Fifty Shades of Grey: 5 BDSM Myths Debunked

Fifty Shades of Grey

Unless you’ve been living under a rock for the past couple of years, I’m sure you’ve heard all about the “super hot and incredibly kinky” (suppresses an eye roll) Fifty Shades of Grey.

Maybe it says something about the company I keep, but I surely cannot be the only person whose social media feeds have been full of the Fifty Shades of Grey film trailer this week.

I have read the books. I have read all three of the books. When I read them I came to one verdict. As badly written fiction not to be taken seriously, they’re ok. Just about. Literature is full of poor ideas of relationships. How many times as a child did we hear about a prince and princess meeting, falling in love, getting married and living happily ever after? I’m sorry, but in the real world you don’t marry the first person you ever get a boner for within a few weeks of said boner. And when people do this, it doesn’t tend to work out happily ever after. However, most of us are aware that isn’t what a healthy normal relationship looks like so we know not to take it too seriously.

With BDSM however, most of us don’t get a lot of exposure apart from the odd seedy bar in a film or when some sexually frustrated middle aged lady pens fiction like this. Which is obscenely dangerous because it suggests that certain negative traits throughout Christian and Ana’s relationship are normal and commonplace in BDSM relationships. So here at Cultured Vultures HQ (a network of bedrooms and desks connected by the power of the internet) I decided to tackle some of Fifty Shades of Grey’s mistakes head on, delve into the mysterious world of Kink and debunk some of those popular BDSM Myths.

Unsure of some of the terms used? I’ve included a handy glossary at the bottom.

 

 5 BDSM Myths Debunked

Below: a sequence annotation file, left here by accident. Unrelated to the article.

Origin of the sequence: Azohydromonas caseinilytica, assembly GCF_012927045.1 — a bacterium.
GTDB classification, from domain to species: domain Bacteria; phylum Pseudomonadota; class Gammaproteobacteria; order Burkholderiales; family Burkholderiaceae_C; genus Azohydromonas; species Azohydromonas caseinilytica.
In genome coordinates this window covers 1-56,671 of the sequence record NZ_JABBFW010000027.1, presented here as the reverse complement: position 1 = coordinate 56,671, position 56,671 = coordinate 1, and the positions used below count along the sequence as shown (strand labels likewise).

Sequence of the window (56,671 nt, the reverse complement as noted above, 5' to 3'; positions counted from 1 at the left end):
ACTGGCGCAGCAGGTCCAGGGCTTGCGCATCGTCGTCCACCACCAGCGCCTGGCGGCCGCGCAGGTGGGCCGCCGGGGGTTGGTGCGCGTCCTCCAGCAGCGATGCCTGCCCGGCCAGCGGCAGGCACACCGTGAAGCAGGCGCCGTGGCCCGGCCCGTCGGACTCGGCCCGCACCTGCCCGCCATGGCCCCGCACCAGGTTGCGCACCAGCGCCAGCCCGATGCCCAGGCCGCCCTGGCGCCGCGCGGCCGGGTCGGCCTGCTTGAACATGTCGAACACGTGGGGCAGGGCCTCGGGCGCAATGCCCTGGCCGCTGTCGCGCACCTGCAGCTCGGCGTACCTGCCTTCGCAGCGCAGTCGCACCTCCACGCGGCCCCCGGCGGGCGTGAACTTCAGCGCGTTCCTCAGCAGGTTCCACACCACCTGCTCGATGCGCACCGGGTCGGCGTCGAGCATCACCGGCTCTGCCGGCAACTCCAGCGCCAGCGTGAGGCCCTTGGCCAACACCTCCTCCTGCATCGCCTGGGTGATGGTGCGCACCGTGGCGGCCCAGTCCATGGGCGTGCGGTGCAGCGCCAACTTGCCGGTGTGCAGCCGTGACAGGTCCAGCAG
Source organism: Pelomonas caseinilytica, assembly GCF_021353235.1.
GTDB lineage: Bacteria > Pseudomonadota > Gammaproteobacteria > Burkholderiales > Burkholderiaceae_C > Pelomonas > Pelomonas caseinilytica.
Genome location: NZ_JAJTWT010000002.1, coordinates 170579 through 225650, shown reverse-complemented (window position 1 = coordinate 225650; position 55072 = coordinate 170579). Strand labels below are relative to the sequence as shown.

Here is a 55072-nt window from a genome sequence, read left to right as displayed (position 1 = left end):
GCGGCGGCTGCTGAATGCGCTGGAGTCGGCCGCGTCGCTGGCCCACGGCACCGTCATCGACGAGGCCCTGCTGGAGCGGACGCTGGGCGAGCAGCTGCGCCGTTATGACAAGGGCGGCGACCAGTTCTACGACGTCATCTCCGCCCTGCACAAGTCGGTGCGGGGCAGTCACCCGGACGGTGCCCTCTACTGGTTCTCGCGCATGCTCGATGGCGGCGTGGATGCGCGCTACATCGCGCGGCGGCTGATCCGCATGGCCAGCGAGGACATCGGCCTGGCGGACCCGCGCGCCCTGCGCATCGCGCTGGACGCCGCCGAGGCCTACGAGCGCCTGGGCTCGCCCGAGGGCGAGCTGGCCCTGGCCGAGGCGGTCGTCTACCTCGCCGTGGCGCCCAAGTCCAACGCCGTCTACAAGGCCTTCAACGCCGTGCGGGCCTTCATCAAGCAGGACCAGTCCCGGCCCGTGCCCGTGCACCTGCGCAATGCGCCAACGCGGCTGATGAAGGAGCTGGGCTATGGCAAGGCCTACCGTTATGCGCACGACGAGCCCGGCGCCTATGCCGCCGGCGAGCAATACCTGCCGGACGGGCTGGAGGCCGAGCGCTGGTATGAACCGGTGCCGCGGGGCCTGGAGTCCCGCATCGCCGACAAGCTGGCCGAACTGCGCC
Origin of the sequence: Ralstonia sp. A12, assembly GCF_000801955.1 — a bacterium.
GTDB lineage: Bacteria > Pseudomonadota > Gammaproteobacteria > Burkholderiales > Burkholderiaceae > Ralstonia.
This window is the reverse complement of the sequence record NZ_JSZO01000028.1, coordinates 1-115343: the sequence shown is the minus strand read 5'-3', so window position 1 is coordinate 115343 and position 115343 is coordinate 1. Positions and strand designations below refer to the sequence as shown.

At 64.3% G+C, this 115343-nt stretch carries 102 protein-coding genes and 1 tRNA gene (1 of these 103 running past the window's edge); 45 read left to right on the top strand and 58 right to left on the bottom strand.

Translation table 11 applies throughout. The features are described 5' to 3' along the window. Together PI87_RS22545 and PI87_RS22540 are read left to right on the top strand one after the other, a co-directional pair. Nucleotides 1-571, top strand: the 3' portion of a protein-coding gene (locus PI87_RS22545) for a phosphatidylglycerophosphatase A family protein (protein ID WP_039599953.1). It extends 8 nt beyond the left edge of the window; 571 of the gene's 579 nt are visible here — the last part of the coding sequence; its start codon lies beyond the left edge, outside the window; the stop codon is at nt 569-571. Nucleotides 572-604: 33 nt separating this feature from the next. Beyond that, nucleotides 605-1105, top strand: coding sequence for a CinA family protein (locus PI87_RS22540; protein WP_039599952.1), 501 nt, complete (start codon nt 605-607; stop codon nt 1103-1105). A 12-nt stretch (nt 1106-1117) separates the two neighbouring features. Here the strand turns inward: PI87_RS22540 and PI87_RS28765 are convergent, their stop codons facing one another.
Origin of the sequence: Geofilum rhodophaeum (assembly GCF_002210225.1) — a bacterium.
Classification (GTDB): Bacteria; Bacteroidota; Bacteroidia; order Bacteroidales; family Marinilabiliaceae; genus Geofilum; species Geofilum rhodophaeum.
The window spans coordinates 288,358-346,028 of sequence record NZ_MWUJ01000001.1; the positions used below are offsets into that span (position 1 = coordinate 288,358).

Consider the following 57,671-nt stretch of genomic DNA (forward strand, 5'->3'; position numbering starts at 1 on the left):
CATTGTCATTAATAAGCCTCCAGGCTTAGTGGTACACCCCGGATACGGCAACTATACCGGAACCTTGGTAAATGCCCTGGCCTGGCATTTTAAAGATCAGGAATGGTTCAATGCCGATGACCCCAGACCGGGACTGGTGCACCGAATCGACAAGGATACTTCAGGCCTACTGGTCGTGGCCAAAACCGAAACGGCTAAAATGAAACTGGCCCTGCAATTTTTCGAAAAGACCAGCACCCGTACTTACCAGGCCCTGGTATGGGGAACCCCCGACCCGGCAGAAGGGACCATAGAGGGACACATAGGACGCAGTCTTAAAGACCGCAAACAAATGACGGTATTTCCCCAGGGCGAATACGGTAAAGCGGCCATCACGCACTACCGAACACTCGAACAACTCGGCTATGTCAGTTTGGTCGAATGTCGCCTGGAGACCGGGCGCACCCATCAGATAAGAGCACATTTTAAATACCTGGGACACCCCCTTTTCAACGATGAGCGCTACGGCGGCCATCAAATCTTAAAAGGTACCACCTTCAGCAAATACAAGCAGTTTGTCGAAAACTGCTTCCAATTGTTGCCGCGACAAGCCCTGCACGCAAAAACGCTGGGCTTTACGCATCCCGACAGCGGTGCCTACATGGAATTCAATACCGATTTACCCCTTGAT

Fifty Shades of Grey

1. Submitting means you lose all power to say “No”

In Fifty Shades of Grey, Christian gets Ana to sign a contract with all the expectations from their BDSM relationship on it. Consequently, she receives a spanking from him and ends up in bits.

No dominant in the lifestyle would ever, ever seek to put their sub through genuine misery like that. It is the Dom’s responsibility to ensure that the submissive is safe. However, the submissive always has responsibility to let the dominant know if they’re in trouble, generally through a pre-arranged safe word. A common and effective system, as described in the books, is the traffic light system. Green for good, Yellow for please stop what you’e doing but I’m ok to continue and Red for stop immediately; I need after care. This is a really great and effective way of communicating quickly in a dynamic but the important thing is that a submissive always has the ability to stop what is happening. They are always safe.

Simply put, how often have you tried food only to discover you didn’t like it? Did anyone make you keep eating? No. Sex/Play should be the same, try it but you have a right to say no if you don’t like it.

In the books, Christian actually gets annoyed with her for safe wording.

Anyone who is angry with you for looking out for your own safety and well-being is not worth having in your life. That is not to be expected within a BDSM dynamic and if it is happening to you, get the fuck out of there.

 

2. BDSM is all about pain

There seems to be this idea that BDSM is all about hitting each other as hard as you can. Largely because on TV that is what you see of it. However, I might remind you that is just the SM initials of BDSM. What about Bondage, Dominance and Submission? BDSM can take on many formats, what makes it BDSM is the exchange of power. This can involve mind play, general roughness, age play.. all sorts. And yes, it can be about whipping the shit out of each other, but it is just one part of it. A person can be into BDSM and be neither a Sadist or a Masochist.

In the book, it is quite clear to me that Ana is no Masochist and yet she frequently subjects herself to pain to please him. The idea of servitude, of doing things to please your Dominant is perfectly kinky and fine but she should always be able to talk to him about what is and isn’t ok for her. When she subjects herself to at his hands that leaves her distraught…that is not fine.